Wednesday, 16 October 2013

Speaker: Tsachik Gelander (Hebrew University and Weizmann Institute)

Title: Lattices in Amenable Groups.

Abstract: Let G be a locally compact amenable group. We discuss the question whether every closed subgroup of finite covolume in G is cocompact. Joint work with U. Bader, P.E. Caprace and S. Mozes.

Wednesday, 23 October 2013

Speaker: Rémi Coulon (Vanderbilt)

Title: Groups with a tree-graded asymptotic cone.

Abstract: Given a finitely generated group G, its asymptotic cones is a class of objects that capture the large scale properties of the group. Roughly speaking they are obtained by looking at G from infinitely far away. The asymptotic cones of a hyperbolic group are trees. Conversely if G is a finitely presented group such that some asymptotic cone of G is a tree, then G is hyperbolic. The goal of this talk is to present a generalization of this statement for the class of relatively hyperbolic groups. This is a joint work with M. Hull and C. Kent.

Wednesday, 30 October 2013

Speaker: Darren Creutz (Vanderbilt)

Title: Character Rigidity for Lattices and Commensurators

Abstract: Characters on groups (positive definite conjugation-invariant functions) arise naturally both from probability-preserving actions (the measure of the set of fixed points) and unitary representations on finite factors (the trace). I will present joint work with J. Peterson showing the nonexistence of nontrivial characters for irreducible lattices in semisimple groups and for their commensurators. Consequently, any finite factor representation of such a group generates either the left regular representation or a finite-dimensional representation, answering a question of Connes and generalizing our result that every nonatomic probability-preserving action of such a group is essentially free. The key new idea is to use the contractive nature of the Poisson boundary to bring it into the operator algebraic setting and along with it the rigidity behavior of lattices in their ambient groups.

Wednesday, 13 November 2013

Speaker: Laura Ciobanu (University of Neuchatel)

Title: Conjugacy languages and growth series in groups

Abstract: In this talk I will introduce two languages related to conjugacy in groups, and discuss their regularity in lots of classes of groups, including hyperbolic, virtually abelian, Artin and more. I will also present results regarding the conjugacy growth series in free products and graph products, and show that the conjugacy growth series of a virtually cyclic group is rational for all generating sets. This is joint work with Susan Hermiller, Derek Holt, and Sarah Rees.

Wednesday, 20 November 2013

Speaker: Rares Rasdeaconu (Vanderbilt)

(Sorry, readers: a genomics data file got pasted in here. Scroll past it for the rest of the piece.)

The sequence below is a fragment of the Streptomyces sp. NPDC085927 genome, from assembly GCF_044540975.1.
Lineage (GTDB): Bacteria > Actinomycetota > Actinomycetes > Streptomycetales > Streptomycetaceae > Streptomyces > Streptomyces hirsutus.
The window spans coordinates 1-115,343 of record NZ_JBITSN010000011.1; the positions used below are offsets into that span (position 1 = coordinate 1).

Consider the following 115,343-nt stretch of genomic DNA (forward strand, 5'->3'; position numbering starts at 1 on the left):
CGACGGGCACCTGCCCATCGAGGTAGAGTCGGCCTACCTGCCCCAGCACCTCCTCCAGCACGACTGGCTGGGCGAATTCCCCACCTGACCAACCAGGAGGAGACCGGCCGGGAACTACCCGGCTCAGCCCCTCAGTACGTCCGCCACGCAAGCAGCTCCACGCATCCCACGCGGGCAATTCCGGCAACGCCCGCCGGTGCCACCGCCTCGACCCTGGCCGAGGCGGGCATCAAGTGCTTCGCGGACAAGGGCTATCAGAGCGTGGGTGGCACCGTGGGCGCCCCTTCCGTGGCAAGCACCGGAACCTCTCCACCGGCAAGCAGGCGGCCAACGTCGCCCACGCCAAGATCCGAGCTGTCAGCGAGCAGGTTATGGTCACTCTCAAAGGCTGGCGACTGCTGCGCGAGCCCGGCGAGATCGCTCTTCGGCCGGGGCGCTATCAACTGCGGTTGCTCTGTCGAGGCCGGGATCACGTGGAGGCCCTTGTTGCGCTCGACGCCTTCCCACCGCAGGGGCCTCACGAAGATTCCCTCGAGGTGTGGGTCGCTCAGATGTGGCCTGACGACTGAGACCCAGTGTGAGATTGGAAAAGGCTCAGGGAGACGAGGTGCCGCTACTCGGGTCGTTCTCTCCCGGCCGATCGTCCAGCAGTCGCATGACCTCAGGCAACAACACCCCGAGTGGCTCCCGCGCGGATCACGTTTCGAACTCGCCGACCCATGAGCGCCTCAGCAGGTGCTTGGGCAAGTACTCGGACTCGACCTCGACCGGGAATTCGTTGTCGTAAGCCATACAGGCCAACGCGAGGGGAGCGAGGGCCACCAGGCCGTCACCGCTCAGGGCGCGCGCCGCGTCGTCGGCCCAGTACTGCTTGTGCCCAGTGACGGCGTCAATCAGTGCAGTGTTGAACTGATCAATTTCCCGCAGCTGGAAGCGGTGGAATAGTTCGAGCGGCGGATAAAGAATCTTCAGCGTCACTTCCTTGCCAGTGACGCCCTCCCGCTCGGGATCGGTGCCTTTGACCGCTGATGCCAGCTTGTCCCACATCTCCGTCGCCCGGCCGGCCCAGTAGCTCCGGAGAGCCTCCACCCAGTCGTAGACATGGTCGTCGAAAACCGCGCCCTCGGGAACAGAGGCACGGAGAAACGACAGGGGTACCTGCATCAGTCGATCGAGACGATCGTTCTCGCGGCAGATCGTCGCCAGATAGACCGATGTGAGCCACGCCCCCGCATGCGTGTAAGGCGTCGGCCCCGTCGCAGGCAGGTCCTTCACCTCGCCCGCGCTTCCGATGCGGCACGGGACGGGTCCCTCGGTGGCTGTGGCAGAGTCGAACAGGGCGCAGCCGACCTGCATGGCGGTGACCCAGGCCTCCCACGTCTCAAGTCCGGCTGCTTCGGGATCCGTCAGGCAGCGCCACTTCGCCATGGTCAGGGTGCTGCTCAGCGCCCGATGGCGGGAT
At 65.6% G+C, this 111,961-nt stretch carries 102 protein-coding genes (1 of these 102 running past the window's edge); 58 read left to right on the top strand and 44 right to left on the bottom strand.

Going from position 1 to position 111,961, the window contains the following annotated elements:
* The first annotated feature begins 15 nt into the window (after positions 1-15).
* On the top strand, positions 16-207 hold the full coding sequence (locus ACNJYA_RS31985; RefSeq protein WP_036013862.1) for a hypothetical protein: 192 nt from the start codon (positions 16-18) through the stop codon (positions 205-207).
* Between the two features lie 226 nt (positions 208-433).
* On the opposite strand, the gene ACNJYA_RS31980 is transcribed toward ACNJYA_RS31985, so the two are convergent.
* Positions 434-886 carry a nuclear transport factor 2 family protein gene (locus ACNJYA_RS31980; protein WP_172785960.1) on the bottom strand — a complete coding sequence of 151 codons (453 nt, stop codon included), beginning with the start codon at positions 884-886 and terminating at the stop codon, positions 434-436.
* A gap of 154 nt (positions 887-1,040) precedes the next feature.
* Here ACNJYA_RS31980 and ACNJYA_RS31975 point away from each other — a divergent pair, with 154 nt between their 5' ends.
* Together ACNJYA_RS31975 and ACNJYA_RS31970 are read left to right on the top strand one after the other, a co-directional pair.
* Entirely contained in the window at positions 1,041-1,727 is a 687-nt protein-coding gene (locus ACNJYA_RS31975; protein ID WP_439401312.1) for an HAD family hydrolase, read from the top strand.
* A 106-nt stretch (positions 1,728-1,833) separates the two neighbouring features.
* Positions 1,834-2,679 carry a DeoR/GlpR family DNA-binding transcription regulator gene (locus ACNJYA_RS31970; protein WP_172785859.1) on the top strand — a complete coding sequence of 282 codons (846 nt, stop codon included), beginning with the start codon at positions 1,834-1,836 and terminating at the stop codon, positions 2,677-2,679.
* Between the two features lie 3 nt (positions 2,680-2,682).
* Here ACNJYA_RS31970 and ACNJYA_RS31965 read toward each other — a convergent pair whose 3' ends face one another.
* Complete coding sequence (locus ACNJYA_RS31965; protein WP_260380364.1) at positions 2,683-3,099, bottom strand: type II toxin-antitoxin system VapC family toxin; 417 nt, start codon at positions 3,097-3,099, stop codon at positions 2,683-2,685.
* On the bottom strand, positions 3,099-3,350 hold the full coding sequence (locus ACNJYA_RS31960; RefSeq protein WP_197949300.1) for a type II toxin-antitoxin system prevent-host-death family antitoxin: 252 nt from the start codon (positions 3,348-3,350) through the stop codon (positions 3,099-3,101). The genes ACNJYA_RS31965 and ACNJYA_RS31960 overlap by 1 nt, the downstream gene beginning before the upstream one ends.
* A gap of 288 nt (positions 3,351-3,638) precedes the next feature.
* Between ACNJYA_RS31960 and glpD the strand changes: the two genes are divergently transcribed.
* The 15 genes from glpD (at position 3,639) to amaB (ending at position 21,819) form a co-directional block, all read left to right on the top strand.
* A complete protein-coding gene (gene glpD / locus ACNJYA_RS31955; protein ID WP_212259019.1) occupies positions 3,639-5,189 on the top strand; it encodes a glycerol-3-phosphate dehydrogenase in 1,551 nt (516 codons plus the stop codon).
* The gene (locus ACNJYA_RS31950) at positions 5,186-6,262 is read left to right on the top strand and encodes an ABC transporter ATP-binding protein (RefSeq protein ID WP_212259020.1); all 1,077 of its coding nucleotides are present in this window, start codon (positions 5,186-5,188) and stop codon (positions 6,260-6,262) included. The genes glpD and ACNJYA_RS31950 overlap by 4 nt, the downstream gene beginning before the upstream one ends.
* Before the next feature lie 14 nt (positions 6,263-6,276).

Title: Counting real curves on K3 surfaces

Abstract: Real enumerative invariants of real algebraic manifolds are derived from counting real curves with suitable signs. I will discuss the case of counting real rational curves on simply connected complex projective surfaces with zero first Chern class (K3 surfaces) equipped with an anti-holomorphic involution. An adaptation to the real setting of a formula due to Yau and Zaslow will be presented. The proof passes through results of independent interest: a new insight into the signed counting, and a formula computing the Euler characteristic of the real Hilbert scheme of points on a K3 surface, the real version of a result due to Gottsche. The talk is based on a joint work with V. Kharlamov.

Wednesday, 27 November 2013

No seminar: Thanksgiving break in Vanderbilt.

Wednesday, 4 December 2013, 2:10 - 3:00 (same room)

Speaker: Yash Lodha (Cornell University)

Title: A geometric approach to the von Neumann problem

Abstract: We construct a finitely generated group of piecewise projective transformations of the circle which is finitely presented, has no no-abelian free subgroups and is not amenable. This is a joint work with Justin Moore.

Wednesday, 4 December 2013

Speaker: Anton Malyshev (UCLA)

Title: Growth and nonamenability in product replacement graphs

Abstract: The product replacement graph (PRG) of a group $G$ is the set of generating $k$-tuples of $G$, with edges corresponding to Nielsen moves. It is conjectured that PRGs of infinite groups are nonamenable. We verify that PRGs have exponential growth when $G$ has polynomial growth or exponential growth, and show that this also holds for a group of intermediate growth: the Grigorchuk group. We also provide some sufficient conditions for nonamenability of the PRG, which cover elementary amenable groups, linear groups, and hyperbolic groups.

Wednesday, 15 January 2014

Speaker: Mark Sapir (Vanderbilt University)

Title: The Tarski numbers of groups

Abstract: The Tarski number of a non-amenable group is the minimal number of pieces in a paradoxical decomposition of the group. It is known that a group has Tarski number 4 if and only if it contains a free non-cyclic subgroup, and the Tarski numbers of torsion groups are at least 6. It was not known whether the set of Tarski numbers is infinite and whether any particular number >4 is the Tarski number of a group. We prove that the set of possible Tarski numbers is infinite even for 2-generated groups with property (T), show that 6 is the Tarski number of a group (in fact of any group with large enough first L_2-Betti number), and prove several results showing how the Tarski number behaves under extensions of groups. This is a joint work with Mikhail Ershov and Gili Golan.